Nevertheless, Haider still manages to keep you tediously glued as the performances keep the film alive. Shraddha Kapoor as Arshia is good but she hardly is present in the film. Most of her romantic scenes create an impact but that’s about it.

Kay Kay Menon as Khurram is excellent and it is hard to miss the expressions that he delivers on screen. Ditto for Irrfan Khan who emerges as the surprise package in spite of having a miniscule role.

But it is Tabu and Shahid Kapoor who make up for all the flaws and make Haider a film, not among Vishal Bhardwaj’s best but certainly a film that helps one forget the debacle of ‘Saath Khoon Maaf’.

Tabu is first-rate in all her scenes and it’s a delight to watch the actress perform a role with so much conviction. Post Maqbool, the actress surely would be in contention for the awards just like the film’s main lead Haider aka Shahid Kapoor.

Haider, undoubtedly is Shahid Kapoor’s best performance. After a spree of flops and a second lease of life in ‘R Rajkumar’, Shahid Kapoor delivers a performance that many would find hard to believe. He goes a top notch above his performance in ‘Kaminey’, which was also noteworthy enough. Be it his restrained look, with eyes filled with hope to see his father, or the bloodshot-eyed, bald, psychic and revengeful avatar, it is hard to miss his antics that unveil on screen. A monologue, which socially reflects his political views on the valley, and his bird-cum-beastly act when he exposes Khurram while enacting a play (Bismil song) is simply astonishing.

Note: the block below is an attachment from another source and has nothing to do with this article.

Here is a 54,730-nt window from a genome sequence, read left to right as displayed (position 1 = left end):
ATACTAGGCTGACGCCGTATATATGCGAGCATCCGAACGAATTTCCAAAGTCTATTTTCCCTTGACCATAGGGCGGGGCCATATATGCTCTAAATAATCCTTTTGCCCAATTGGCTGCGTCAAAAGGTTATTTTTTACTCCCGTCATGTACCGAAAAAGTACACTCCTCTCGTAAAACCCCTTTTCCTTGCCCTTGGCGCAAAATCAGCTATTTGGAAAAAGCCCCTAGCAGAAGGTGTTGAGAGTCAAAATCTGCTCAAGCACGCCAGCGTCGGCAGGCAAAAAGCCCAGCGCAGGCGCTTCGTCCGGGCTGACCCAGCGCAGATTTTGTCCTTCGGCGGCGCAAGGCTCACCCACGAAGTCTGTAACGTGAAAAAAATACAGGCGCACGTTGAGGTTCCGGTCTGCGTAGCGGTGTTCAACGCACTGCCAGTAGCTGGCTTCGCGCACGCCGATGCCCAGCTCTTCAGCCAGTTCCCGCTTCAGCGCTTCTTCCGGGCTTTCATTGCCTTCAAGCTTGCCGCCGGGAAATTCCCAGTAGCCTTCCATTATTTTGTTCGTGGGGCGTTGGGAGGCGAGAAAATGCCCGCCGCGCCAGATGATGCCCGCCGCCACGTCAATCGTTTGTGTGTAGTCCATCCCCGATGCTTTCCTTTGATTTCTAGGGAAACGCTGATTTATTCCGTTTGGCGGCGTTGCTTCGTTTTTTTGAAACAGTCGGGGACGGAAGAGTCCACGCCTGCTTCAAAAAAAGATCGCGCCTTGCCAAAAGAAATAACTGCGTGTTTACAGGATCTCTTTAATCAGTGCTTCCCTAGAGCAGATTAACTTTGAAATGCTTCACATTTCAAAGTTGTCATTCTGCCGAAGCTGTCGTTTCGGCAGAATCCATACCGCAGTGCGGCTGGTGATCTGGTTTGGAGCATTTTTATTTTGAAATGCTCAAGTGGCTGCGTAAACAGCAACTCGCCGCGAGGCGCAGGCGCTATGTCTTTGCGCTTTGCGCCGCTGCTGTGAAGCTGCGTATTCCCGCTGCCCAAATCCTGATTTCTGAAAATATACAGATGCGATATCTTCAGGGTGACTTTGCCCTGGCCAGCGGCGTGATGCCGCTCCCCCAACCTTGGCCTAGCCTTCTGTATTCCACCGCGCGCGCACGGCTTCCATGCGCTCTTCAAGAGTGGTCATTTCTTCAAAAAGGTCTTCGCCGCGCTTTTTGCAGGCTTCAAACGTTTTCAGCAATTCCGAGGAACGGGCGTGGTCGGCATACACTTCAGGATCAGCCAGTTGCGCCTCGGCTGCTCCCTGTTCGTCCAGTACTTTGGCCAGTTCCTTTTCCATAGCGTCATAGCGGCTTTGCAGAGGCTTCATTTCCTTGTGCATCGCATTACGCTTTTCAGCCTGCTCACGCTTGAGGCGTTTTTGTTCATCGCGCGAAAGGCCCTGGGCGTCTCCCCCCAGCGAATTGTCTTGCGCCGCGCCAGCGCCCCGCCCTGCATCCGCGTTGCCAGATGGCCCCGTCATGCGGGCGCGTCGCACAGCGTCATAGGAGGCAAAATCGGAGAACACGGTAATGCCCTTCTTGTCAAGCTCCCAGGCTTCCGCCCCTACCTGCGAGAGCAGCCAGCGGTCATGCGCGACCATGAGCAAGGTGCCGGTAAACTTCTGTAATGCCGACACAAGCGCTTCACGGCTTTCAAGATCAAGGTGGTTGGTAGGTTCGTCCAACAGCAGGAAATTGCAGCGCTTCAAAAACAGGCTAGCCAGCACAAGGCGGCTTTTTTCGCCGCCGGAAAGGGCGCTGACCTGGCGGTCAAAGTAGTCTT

Final Verdict: Haider isn’t Vishal Bhardwaj’s best and isn’t close to Omkara. But it still is a good film with performances of its characters that make it noteworthy. A visual treat of the valley with Tabu and Shahid’s act make it a full ‘Chutzpah’ (read brilliant) affair. (For the meaning of chutzpah, watch the film to know more!)

Rating: *** 

MARY KOM – Priyanka Lives Up To The Legend

Hi All,